All medical students and residents should enjoy opportunities to learn why leadership is important, study its costs and rewards, and test their level of interest in pursuing careers as leaders. Of course, all future physicians cannot become hospital CEOs; nor should they. It is both necessary and desirable that most physicians focus most of their energies on clinical work, education, and/or research. Yet for physicians to understand the organizational side of health care, on which the health of every patient and community depends, is more important than ever.19 Like the stethoscope and the scalpel, hospitals are essential tools of contemporary medicine, and physicians must thoroughly understand them and how they work in order to wield them effectively. Moreover, a physician who is well prepared to lead a hospital is likely to make a better section chief, department chair, dean, or officer in a professional organization—as well as a better community leader and patient advocate.
The prospects for cultivating the leadership potential of the next generation of physicians are bright. Medical students and residents are as capable as they have ever been. Many premedical students have gained valuable leadership experience through experiences in student government, campus organizations, athletics, and community service. We need to cease overloading medical students and residents with so many academic and clinical responsibilities that their desire to continue to practice leadership through these activities gets overwhelmed.20,21 Students who enter medical school asking, “What can we do to make a difference for our patients and communities?” should not shift their attention entirely to, “How am I going to memorize all this material in time for Friday’s exam?” The change in voice from “we” to “I” is as worrisome as it is important, and medical education should foster a more team-oriented mindset. Business schools and health administration programs have been focusing on teamwork and organizational thinking for many years, and 21st-century medical schools can ill afford to neglect such perspectives.
Medical educators can better prepare medical students and residents to become leaders by introducing them to certain questions that lead to a richer understanding of the “anatomy and physiology” of hospitals and the health care system. How does the U.S. health care system compare to the systems of other nations? What are the roles of federal, state, and local governments, private corporations, and patients in financing health care? What are hospitals and what do they do? How do they assess their performance, and what differentiates successful hospitals from the unsuccessful ones?22 What role do physicians play in hospital policy making and operations? How do policy and operations impact health care quality and costs? What role can physicians play in improving health care at the local, state, and national levels? In health care today, who are some of the exemplary physician-leaders, how did they assume leadership responsibility, how do they manage to function effectively as members of multidisciplinary teams, and what advice would they give to future leaders?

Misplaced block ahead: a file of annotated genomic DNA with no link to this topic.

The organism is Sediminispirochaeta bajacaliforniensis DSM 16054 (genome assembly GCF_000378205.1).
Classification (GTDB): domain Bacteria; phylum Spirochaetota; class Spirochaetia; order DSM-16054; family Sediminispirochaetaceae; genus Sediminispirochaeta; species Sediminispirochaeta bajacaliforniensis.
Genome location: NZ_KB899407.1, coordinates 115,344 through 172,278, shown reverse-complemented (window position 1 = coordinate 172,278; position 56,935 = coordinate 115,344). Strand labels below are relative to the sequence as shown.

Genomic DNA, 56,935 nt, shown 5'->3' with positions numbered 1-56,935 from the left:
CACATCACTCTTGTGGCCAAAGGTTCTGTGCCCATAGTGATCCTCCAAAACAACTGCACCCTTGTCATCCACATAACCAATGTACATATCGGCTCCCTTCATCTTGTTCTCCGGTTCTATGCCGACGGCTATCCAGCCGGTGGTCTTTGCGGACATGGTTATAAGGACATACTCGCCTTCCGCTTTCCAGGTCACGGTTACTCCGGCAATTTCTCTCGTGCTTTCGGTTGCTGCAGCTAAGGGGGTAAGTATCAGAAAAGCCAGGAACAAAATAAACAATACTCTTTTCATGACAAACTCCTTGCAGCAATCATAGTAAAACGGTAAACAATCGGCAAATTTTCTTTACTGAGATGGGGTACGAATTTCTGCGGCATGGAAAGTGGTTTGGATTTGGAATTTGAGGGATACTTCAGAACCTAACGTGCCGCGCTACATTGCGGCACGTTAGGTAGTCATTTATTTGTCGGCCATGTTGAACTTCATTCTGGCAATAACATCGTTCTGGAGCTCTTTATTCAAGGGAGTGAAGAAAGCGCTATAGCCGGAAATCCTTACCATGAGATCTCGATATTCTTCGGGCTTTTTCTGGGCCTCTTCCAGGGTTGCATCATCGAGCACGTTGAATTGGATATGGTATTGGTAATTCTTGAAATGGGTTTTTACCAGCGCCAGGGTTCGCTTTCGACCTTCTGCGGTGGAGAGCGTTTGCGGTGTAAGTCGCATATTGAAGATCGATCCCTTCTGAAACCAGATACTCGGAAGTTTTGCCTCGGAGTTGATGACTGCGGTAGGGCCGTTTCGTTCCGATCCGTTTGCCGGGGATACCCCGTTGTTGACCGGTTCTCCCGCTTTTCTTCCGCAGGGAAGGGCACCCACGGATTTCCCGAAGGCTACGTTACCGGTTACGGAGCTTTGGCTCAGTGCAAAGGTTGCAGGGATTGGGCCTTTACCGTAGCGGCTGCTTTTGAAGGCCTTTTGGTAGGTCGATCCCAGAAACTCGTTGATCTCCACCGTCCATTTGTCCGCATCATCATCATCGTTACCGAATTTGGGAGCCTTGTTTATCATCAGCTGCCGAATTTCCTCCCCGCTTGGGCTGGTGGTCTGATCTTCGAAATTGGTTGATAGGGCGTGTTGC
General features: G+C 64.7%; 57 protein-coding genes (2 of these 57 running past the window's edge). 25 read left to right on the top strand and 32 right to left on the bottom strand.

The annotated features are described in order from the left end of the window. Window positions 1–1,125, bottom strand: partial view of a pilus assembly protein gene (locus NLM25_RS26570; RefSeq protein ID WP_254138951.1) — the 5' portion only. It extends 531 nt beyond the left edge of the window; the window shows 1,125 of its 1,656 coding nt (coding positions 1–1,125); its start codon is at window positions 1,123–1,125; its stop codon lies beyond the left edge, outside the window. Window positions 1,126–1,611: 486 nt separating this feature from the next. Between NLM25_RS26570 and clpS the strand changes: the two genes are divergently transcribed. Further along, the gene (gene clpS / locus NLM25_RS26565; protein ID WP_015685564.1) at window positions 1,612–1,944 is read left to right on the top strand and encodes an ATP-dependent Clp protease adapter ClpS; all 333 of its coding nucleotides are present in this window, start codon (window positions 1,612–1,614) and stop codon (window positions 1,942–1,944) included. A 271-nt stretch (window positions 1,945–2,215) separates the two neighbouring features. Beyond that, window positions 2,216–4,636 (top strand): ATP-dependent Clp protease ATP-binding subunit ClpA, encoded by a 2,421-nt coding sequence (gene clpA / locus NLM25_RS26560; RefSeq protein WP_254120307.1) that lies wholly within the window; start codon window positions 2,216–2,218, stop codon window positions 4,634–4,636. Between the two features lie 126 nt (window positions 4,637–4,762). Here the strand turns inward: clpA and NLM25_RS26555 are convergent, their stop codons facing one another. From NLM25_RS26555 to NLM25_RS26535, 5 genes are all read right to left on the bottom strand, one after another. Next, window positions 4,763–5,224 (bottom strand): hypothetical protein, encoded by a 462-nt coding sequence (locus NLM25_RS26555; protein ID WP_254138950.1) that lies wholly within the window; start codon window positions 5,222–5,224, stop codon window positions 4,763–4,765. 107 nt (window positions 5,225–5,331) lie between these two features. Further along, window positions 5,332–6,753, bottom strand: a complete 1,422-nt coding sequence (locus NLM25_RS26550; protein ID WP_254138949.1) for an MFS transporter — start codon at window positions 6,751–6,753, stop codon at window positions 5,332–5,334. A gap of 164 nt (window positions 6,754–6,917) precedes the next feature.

Medical students or residents might be organized into teams, each charged with answering an organizational or system-wide question and presenting their findings to their colleagues. Discussion and even debate could play an important role in ensuring that students gain experience as opinion leaders. Debate topics might include the pros and cons of a single-payer health care system and the use of quality measures as a basis for physician compensation. Students and residents could interact regularly with health care leaders in existing venues such as committee meetings and through new programs such as “leadership rounds.” Those with strong interests in the organizational side of medicine would benefit from enrichment opportunities, such as clerkships and elective courses23 that include a service-learning component. More medical schools could offer joint degree programs combining medicine with such disciplines as business, health administration, and public health, as well as ethics, history, and economics. We are not suggesting that one third or even one tenth of the general medical school curriculum be devoted to leadership. Rather, we are suggesting that leadership education become an integral part of all medical student and resident education, and that medical schools and residency programs designate leadership as a field of scholarly concentration so that highly motivated and capable learners have opportunities to pursue further studies.
Viewing U.S. medical education over the past few decades, an impartial observer might conclude that the medical profession has abrogated its responsibility to prepare physicians to play leadership roles in promoting the interests of patients and communities. The time is ripe for a reexamination of the role of leadership in medical education.24 Medical educators need to redouble their efforts to help medical students and residents understand the health care challenges before them, show them that they are capable of contributing important solutions, and let them discover for themselves the rewards of leading. Many hospitals will not enjoy optimal leadership until we persuade those with the deepest understanding of the science and art of patient care—the physicians—to assume greater responsibility for what hospitals do. Medical educators need to help tomorrow’s physicians discover that hospital leadership is both a moral responsibility and a personal and professional privilege.